Scientists Just Grew Ten Different Crops in Mars-Equivalent Soil

Wednesday, 09 March 2016 - 1:03PM
Astrobiology
Mars
Wednesday, 09 March 2016 - 1:03PM
Scientists Just Grew Ten Different Crops in Mars-Equivalent Soil
Could we be one step closer to a viable plan for a Mars colony? Researchers from the Netherlands have performed an experiment in which they attempted to grow crops in Mars-equivalent soil, and managed to grow no less than ten different edible species.

For the experiment, the researchers used a Mars soil simulant from NASA, which originates from a Hawaiian volcano and imitates the chemical composition of Martian soil as closely as possible. After learning from a first, less successful experiment, the scientists added organic material like grass and manure (just like Mark Watney!) to the simulant, and found that several crops were able to thrive, including tomato, rye, radish, pea, leek, spinach, garden rocket, cress, quinoa, and chive. The Mars soil yielded slightly fewer crops than Earth soil, but not to a statistically significant degree.

Opening quote
"The total above ground biomass produced on the Mars soil simulant was not significantly different from the potting compost we used as a control," lead researcher Wieger Wamelink from Wageningen University & Research Centre told Science Daily. "That was a real surprise to us. It shows that the Mars soil simulant has great potential when properly prepared and watered."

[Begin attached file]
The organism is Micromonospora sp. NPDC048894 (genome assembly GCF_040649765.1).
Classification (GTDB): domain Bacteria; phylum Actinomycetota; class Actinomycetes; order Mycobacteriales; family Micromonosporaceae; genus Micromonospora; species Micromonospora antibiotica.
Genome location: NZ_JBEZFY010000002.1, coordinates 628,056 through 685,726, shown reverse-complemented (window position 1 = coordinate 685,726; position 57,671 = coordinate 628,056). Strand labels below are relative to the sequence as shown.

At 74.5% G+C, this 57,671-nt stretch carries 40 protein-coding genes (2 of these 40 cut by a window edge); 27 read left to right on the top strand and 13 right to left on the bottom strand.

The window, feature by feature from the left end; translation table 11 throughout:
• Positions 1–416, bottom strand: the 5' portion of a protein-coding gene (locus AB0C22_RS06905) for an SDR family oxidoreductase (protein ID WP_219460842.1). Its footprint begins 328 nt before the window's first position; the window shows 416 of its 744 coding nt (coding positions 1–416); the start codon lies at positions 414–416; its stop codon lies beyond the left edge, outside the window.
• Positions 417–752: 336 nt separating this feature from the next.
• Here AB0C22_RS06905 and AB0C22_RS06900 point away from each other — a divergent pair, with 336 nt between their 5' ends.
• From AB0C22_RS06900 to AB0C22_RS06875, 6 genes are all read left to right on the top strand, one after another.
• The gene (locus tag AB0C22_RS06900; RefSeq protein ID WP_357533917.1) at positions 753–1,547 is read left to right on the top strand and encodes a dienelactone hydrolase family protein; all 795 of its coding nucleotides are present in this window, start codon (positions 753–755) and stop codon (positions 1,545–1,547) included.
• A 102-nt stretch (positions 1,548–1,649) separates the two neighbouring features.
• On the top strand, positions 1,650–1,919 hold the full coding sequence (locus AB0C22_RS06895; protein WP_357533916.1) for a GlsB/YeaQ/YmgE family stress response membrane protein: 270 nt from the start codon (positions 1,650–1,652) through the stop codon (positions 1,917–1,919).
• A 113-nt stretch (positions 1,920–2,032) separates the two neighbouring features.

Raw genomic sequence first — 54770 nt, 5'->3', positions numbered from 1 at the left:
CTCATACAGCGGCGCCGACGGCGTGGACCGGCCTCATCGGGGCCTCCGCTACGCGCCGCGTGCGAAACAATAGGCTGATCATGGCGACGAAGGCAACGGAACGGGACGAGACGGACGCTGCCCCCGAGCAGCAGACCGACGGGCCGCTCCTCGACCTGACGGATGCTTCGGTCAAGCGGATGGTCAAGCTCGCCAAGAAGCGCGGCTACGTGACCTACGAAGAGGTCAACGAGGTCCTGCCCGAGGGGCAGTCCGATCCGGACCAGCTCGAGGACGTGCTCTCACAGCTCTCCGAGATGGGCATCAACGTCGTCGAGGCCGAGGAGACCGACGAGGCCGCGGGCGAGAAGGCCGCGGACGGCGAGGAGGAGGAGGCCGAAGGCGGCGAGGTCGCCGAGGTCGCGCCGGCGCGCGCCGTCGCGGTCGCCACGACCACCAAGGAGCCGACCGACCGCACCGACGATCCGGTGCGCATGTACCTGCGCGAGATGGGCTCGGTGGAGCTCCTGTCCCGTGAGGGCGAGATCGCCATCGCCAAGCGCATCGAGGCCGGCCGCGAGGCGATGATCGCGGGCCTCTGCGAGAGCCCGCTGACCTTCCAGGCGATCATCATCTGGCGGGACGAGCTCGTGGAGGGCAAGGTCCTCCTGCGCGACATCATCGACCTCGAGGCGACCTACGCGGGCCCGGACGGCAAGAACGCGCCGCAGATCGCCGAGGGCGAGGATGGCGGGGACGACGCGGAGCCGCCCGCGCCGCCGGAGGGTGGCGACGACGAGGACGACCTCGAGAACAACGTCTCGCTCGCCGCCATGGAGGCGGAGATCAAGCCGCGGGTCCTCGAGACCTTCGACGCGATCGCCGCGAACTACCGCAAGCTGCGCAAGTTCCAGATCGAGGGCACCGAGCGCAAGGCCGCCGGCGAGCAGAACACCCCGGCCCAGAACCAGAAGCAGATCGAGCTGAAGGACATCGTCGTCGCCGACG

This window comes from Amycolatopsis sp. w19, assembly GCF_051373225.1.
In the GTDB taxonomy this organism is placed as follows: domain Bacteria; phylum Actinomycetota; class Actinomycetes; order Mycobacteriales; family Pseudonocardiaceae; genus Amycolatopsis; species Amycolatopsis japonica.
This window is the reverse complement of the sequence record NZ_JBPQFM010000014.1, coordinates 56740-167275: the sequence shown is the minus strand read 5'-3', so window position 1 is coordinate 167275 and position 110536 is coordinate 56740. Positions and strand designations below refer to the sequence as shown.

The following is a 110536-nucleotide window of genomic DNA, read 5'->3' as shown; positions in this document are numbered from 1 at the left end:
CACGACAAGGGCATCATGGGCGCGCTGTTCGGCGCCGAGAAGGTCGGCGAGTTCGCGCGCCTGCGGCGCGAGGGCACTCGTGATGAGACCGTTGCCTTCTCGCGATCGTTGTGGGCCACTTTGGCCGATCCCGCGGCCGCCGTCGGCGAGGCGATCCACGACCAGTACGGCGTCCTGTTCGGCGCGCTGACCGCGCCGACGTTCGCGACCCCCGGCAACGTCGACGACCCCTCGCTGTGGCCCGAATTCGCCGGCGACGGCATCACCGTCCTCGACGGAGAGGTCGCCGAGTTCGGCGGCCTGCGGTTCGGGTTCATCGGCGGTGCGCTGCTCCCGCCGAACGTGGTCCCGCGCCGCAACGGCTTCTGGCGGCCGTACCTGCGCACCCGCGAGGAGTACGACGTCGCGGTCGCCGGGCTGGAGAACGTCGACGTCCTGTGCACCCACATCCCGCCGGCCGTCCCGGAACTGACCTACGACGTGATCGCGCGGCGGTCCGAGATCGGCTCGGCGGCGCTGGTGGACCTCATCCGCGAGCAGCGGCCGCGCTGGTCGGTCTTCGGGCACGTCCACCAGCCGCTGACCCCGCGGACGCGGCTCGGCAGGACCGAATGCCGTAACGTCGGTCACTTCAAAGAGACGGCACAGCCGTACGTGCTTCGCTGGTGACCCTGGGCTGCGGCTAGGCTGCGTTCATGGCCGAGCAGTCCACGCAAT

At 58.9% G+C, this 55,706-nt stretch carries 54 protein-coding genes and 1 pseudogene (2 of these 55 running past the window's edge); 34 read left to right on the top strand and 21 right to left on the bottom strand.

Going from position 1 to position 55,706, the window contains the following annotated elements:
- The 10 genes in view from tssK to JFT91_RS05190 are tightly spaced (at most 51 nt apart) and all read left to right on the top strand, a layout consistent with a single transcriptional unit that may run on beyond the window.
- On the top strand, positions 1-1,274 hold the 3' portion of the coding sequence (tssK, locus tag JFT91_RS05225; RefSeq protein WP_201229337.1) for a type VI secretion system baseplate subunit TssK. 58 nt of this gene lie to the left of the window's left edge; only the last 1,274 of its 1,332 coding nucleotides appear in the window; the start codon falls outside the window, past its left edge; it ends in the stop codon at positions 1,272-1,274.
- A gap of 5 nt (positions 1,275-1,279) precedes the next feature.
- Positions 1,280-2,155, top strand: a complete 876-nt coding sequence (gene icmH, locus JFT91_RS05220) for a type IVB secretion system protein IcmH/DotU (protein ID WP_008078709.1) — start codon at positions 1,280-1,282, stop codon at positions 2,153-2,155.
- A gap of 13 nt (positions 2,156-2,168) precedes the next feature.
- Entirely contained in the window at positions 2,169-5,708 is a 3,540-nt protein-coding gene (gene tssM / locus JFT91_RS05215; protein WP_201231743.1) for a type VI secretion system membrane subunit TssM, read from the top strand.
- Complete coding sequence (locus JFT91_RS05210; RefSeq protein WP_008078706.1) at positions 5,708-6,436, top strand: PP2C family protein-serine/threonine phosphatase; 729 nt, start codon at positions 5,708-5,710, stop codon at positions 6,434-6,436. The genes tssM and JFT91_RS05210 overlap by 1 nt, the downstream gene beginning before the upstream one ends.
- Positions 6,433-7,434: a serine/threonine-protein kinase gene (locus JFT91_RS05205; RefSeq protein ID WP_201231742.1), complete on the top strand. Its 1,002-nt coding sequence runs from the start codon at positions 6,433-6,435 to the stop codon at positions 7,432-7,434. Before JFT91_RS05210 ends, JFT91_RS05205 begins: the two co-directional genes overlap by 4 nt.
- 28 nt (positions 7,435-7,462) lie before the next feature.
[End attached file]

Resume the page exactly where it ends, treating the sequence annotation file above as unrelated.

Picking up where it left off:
Closing quote

And while many are advocating that NASA focus on traveling to the Moon before setting their sights on Mars, this experiment seemed to indicate that Mars is a much more viable prospect for colonization. The scientists were able to grow the same crops in the lunar simulant, which came from an Arizonian desert, but the yield was significantly less, with spinach in particular struggling to survive in the lunar-equivalent soil.

The results of this experiment sound groundbreaking, but there are a few caveats before we strap on our spacesuits and head to the Red Planet. First, the study just came out, so it is not yet peer-reviewed, and while the soil accurately simulated extraterrestrial soil, none of the other hostile conditions on Mars or the Moon were replicated, including cosmic radiation, extremely high temperatures, or extremely low temperatures.

The researchers explained that they were laboring under the assumption that Mars settlers would grow plants in an underground or otherwise sealed-off room to protect the plants from the harsh Martian environment (again, just like Mark Watney), which makes sense. However, the biggest problem is that the plants themselves aren't actually edible, since they grew in soil with elements that are toxic to human beings. 

Opening quote
"The soils contain heavy metals like lead, arsenic and mercury and also a lot of iron. If the components become available for the plants, they may be taken up and find their way into the fruits, making them poisonous. Further research on this is necessary."
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The scientists are currently crowdfunding in order to perform more research, and discover a way to grow these plants in Martian soil without becoming too toxic to be eaten. So we still have a long way to go, but this was undeniably an exciting step forward in our Journey to Mars.
Science
Space
Astrobiology
Mars

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